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Relleno Alimasag (Philippine Style Stuffed Crab)

Relleno Alimasag (Philippine Style Stuffed Crab)

One of the greatest food writers in the Philippines was a lady by the name of Doreen Fernandez.  When I was in the Philippines I took for granted her contributions to our cuisine and so I rarely paid any attention to her works which was a pity since I have been crazy looking for some of her books which are almost impossible to find.  Last month in Melbourne I went to a store called Books For Cooks where tucked in a corner was one of Doreen’s books.  I couldn’t believe my luck!  The book is called Palayok (a type of native cooking pot) and while not a recipe book, is filled with valuable information on what and how our cuisine has come to where it is today.  The chapter I’m reading now for instance, is on the Spanish influences on food.

This influence is  of course inevitable considering we were a colony from 1521 to 1898 (I tell everyone we were colonized for around 300 years, but now I realize it’s 377!).  The first Spanish settlers were officials and their families then later on, friars.   Ingredients in the Spanish kitchen often make an appearance in our food like chorizo (sausages) and jamon (ham). Another example, is in our cooking methods.  To saute in the Philippines is called “gisa” from the Spanish word guisar.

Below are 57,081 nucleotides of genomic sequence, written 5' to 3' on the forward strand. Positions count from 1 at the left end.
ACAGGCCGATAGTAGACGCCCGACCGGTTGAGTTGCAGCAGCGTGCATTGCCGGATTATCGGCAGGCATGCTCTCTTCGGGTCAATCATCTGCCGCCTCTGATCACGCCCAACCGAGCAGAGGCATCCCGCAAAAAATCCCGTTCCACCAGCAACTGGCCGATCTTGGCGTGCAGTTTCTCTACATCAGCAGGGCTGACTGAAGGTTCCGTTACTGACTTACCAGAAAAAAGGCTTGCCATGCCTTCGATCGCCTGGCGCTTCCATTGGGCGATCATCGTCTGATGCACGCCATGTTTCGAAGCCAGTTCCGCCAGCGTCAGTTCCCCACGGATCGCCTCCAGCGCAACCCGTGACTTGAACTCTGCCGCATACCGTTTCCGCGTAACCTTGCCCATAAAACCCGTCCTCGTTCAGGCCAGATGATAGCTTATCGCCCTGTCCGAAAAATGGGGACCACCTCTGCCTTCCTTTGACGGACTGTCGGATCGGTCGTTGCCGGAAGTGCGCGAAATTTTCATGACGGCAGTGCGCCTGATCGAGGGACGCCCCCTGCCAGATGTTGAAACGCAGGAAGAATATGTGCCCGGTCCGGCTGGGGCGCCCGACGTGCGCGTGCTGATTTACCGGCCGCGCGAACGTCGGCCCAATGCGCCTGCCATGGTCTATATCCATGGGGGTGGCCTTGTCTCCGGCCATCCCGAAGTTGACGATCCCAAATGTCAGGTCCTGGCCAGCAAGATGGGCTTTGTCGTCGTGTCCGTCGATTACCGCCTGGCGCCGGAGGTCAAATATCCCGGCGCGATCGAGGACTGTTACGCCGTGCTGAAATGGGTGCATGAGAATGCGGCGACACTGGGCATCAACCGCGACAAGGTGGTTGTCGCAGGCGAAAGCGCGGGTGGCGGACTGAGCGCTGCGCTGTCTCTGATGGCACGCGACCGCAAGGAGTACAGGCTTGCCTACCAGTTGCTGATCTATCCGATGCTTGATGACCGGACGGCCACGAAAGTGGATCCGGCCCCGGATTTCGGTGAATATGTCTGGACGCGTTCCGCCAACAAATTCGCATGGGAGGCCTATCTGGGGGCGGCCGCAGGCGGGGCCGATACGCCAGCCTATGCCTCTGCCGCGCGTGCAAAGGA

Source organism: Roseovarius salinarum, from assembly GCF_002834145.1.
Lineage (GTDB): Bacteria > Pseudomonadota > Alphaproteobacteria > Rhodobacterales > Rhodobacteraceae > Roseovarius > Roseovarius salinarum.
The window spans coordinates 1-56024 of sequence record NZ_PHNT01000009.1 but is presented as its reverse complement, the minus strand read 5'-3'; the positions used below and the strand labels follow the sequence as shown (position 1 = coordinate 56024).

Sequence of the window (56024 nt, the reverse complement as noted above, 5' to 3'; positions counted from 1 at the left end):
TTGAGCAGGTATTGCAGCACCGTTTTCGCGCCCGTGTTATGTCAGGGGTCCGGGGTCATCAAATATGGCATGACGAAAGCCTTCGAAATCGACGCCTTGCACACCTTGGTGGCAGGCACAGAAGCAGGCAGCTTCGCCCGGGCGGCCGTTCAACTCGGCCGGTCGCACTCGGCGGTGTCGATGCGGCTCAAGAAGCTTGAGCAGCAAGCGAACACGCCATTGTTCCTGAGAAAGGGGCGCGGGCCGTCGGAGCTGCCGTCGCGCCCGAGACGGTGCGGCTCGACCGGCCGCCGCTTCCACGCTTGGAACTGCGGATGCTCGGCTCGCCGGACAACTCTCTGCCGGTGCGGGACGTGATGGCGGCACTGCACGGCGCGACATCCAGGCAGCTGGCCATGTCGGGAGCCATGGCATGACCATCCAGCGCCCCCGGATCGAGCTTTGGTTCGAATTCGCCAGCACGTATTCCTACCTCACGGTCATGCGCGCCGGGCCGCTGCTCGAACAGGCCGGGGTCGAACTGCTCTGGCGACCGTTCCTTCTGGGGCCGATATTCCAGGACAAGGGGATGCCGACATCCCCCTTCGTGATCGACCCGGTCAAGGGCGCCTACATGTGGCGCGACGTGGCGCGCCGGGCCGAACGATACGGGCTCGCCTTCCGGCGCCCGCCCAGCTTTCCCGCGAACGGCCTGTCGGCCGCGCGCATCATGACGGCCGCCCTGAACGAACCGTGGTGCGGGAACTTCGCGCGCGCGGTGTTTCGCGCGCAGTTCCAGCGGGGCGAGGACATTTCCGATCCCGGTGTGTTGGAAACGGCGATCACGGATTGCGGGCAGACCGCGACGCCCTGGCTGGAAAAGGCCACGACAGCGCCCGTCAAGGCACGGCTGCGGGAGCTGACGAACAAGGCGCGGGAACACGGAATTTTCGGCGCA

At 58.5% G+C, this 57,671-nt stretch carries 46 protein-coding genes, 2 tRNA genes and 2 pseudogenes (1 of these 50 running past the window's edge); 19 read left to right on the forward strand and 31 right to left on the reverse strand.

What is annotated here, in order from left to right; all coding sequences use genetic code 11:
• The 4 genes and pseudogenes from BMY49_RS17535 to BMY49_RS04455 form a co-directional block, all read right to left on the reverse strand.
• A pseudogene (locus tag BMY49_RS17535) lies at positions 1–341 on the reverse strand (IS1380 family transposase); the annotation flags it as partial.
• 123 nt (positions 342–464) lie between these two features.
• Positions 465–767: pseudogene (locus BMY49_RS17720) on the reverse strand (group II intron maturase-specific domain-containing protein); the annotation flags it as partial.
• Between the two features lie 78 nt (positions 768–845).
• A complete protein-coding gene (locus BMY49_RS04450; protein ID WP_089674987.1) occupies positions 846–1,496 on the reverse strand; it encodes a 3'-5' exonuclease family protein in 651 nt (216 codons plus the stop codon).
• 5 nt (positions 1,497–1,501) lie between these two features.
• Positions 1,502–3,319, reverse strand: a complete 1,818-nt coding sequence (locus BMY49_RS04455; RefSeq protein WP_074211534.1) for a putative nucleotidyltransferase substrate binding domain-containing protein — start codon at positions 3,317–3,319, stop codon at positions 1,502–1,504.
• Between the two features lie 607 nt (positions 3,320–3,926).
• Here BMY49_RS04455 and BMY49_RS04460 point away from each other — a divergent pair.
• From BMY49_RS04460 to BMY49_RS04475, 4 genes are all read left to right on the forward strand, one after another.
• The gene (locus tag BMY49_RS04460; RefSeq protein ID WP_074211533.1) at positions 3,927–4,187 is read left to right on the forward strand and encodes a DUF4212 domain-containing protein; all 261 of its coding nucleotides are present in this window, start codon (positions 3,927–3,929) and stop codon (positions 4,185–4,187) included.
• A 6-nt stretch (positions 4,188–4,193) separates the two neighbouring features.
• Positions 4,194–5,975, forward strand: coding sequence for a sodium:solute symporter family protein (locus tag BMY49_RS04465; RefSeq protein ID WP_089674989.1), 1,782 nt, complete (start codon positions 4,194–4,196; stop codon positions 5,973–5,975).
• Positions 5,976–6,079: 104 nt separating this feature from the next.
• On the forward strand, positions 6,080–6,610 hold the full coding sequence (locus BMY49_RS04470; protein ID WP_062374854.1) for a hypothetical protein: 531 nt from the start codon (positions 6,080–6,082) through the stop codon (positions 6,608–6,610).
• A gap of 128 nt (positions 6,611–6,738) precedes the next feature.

Another cooking process commonly used in the Philippines, is called relleno which means to stuff.  With some types of relleno, the Spanish influence is much clearer, for example,  rellenong manok (stuffed chicken) will typically be stuffed with pork, chorizo and ham.  Other relleno has been adapted to the produce more easily available in the Philippines, for example, rellenong bangus or stuffed milkfish (milkfish is very accessible in the Philippines).

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